Barbara Kingsolver: 'Motherhood is so sentimentalised in our culture'

The American author on her novel Flight Behaviour, shortlisted for the Women's prize, and the truth about living with young children

Raised in rural Kentucky, Barbara Kingsolver studied biology at DePauw and the University of Arizona and had a science-writing career before publishing her first novel, 1988's The Bean Trees, which roughly coincided with having her first child. The 58-year-old now lives on a farm in Virginia and has 14 books to her name, including the bestselling The Poisonwood Bible. The winner of numerous awards, including the 2010 Orange prize, and the founder of the Bellwether prize for socially conscious fiction, her most recent book is Flight Behaviour.

Where did you get the idea for Flight Behaviour, a novel charting the impact of climate change on a rural farming community in the Appalachians?
I had been wanting to write about climate change for some years. One morning I imagined millions of butterflies settling in the treetops – a drastically altered natural phenomenon that people would not understand as dangerous, one that looks really beautiful but is in fact dreadful. I don't know how that vision came into my head as that is not how this business usually works. Most every book I bring into the world is like birthing a baby, it's a lot of effort! So when it did, I thought: oh, this is a perfect starting point.

This novel represents motherhood in quite a stark light.
Motherhood is so sentimentalised and romanticised in our culture. It's practically against the law to say there are moments in the day when you hate your children. Everyone actually has those moments. So to create this mother, who loves her children, of course, but is just so fed up of living in a house with people who roll plastic trucks on the floor, was a writing challenge.

Children feature prominently in your writing. Why is this?
I love developing children as characters. Children rarely have important roles in literary fiction – they are usually defined as cute or precious, or they create a plot by being kidnapped or dying. I think that's probably because people who are writing novels are not usually raising children. A lot of writers are women who don't have children or who are past their child-rearing days, or, I'm sorry to say it, men who can go off to their cabin in the woods to write a novel. So I feel really lucky I've had this rich and textured experience of having children literally on my desk most of the time I've been writing novels, at least for some portion of the day.

Flight Behaviour is on the Women's prize for fiction shortlist this year. After winning in 2010 for The Lacuna, do you think you could do it again?
Oh no, I might even feel guilty if I won! However I am very excited that it is included. But I just can't call it the Women's prize – I keep calling it the Prize Formerly Known as Orange.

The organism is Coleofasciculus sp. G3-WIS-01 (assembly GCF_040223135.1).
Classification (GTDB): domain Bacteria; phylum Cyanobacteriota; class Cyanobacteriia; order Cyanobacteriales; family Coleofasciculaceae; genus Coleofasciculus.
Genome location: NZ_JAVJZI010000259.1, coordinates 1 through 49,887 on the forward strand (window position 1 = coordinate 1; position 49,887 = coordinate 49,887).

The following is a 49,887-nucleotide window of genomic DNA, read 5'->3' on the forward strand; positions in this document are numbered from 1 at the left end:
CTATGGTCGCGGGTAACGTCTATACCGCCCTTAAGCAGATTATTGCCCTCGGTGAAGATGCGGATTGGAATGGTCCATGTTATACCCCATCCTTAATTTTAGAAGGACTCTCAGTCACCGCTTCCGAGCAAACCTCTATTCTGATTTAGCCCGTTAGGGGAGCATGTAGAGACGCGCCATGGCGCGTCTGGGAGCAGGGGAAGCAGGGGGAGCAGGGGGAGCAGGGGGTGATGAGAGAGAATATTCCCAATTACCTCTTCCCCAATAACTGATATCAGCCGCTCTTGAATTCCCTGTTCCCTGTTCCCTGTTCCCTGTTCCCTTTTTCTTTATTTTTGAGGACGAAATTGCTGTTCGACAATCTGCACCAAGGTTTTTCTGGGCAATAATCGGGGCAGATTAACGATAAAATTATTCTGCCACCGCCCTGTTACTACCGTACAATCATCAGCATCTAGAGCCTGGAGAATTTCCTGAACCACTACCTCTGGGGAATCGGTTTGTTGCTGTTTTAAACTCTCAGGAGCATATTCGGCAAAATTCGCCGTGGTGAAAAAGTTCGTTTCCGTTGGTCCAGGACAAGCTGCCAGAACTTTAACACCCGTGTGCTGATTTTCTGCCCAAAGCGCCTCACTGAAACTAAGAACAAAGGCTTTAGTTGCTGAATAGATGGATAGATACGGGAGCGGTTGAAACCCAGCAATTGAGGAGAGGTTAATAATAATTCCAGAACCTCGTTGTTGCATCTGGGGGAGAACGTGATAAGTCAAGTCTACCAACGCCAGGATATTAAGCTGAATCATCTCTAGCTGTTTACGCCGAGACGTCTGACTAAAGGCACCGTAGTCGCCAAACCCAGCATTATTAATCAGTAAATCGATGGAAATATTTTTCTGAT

Which book are you most proud of?
I have a loyalty to each one, but the book I feel most proud of, because it was hardest to write, is The Lacuna. It was like creating a flying machine – I had to get it to fly. And I do think 50 years from now, if there are people and there are books, that's the one of mine that people will be reading.

Where do you write?
I have an office in my house. Actually it's currently in transition because one of my rules is that when I finish a novel, I have a complete clear-out. Writing novels is a much messier business that you think. I have this desk that's 12ft long, covered with stacks of scientific journals, newspaper clippings, printer paper, the Illustrated Encyclopedia of Animal Life… I can't really start writing the next novel until I've cleared out all of these research materials. And then I get a fresh start.

You set up your own website to correct information about you circulating on the internet. What's the most ridiculous thing you've read about yourself?
On Wikipedia at one point it said I belonged to a terrorist group that had attempted to assassinate President Ford! But I think the most common misconception is people confusing my fiction with my life. After The Poisonwood Bible was published several people believed that my parents were missionaries, which could not be further from the truth. For years I found it irritating – give me a little credit! I make this stuff up! But eventually I learned to take it as a compliment. If it seems true to people, it must be well written. If they think the characters I have invented are real, then I have done my job. That's the magic trick we do.


Gemma Kappala-Ramsamy

The GuardianTramp

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